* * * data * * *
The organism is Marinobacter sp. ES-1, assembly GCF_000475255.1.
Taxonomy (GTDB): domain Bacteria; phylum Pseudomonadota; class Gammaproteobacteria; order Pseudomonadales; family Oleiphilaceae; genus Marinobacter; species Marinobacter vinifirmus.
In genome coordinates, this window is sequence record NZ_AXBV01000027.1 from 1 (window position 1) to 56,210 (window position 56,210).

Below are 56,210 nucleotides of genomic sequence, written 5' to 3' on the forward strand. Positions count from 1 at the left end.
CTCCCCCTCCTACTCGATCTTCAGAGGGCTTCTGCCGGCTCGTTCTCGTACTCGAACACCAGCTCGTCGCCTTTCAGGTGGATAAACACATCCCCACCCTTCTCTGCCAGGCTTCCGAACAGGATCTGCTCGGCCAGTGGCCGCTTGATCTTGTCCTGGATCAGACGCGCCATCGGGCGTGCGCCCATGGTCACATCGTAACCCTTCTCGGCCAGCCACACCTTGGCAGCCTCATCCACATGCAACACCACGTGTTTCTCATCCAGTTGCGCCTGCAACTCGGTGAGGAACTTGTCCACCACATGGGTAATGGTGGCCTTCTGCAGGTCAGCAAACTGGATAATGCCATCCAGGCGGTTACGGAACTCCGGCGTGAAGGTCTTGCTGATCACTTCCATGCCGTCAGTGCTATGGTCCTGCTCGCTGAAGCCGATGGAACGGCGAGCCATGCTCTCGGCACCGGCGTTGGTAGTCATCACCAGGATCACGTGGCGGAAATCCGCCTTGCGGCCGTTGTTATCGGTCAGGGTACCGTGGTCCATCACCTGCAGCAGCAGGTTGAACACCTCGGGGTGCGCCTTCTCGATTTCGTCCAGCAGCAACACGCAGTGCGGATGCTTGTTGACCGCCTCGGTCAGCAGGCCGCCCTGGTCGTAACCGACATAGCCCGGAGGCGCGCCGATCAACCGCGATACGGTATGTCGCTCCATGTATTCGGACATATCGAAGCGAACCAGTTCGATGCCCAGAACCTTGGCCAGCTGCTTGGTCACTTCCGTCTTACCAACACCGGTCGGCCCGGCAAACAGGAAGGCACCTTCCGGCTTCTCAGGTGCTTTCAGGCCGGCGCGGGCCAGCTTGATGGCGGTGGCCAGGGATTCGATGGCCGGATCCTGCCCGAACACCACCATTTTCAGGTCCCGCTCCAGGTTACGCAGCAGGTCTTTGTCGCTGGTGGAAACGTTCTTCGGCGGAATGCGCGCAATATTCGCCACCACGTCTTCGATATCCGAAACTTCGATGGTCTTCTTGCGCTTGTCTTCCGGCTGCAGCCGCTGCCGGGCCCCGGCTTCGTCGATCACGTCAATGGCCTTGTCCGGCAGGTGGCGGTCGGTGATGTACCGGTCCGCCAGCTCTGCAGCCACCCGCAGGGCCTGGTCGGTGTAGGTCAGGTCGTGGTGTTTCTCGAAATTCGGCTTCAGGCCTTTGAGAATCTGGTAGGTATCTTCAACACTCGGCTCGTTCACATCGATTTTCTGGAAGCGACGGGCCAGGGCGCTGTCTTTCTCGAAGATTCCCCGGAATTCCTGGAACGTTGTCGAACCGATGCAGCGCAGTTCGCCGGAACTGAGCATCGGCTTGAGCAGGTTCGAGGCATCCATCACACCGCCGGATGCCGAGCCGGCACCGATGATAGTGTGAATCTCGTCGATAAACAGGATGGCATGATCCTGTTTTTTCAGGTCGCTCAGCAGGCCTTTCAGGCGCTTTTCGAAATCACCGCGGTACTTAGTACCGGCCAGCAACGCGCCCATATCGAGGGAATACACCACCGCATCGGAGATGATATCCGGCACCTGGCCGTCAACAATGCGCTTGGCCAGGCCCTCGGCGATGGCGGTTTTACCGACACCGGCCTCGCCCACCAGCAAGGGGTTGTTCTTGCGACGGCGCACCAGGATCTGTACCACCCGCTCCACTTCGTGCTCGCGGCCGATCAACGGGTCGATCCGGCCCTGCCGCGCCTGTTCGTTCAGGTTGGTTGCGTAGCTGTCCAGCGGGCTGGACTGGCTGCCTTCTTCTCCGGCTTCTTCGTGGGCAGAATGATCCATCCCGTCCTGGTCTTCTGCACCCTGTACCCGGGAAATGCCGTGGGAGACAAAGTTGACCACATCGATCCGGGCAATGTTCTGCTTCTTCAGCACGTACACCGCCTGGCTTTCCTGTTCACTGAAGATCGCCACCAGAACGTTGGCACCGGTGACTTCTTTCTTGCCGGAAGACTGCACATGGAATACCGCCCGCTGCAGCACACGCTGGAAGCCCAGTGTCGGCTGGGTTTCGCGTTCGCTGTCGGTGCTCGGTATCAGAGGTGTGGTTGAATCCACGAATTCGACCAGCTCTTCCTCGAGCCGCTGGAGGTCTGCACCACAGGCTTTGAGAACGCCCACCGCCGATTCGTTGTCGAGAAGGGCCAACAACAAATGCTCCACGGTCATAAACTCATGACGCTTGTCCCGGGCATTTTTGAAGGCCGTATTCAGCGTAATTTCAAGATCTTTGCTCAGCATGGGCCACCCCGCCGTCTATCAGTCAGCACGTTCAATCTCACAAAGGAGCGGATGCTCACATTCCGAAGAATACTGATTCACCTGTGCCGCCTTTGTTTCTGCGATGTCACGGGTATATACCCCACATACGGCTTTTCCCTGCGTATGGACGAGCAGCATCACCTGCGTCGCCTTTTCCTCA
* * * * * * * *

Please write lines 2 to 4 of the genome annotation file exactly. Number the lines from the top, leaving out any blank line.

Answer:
Taxonomy (GTDB): domain Bacteria; phylum Pseudomonadota; class Gammaproteobacteria; order Pseudomonadales; family Oleiphilaceae; genus Marinobacter; species Marinobacter vinifirmus.
In genome coordinates, this window is sequence record NZ_AXBV01000027.1 from 1 (window position 1) to 56,210 (window position 56,210).

Below are 56,210 nucleotides of genomic sequence, written 5' to 3' on the forward strand. Positions count from 1 at the left end.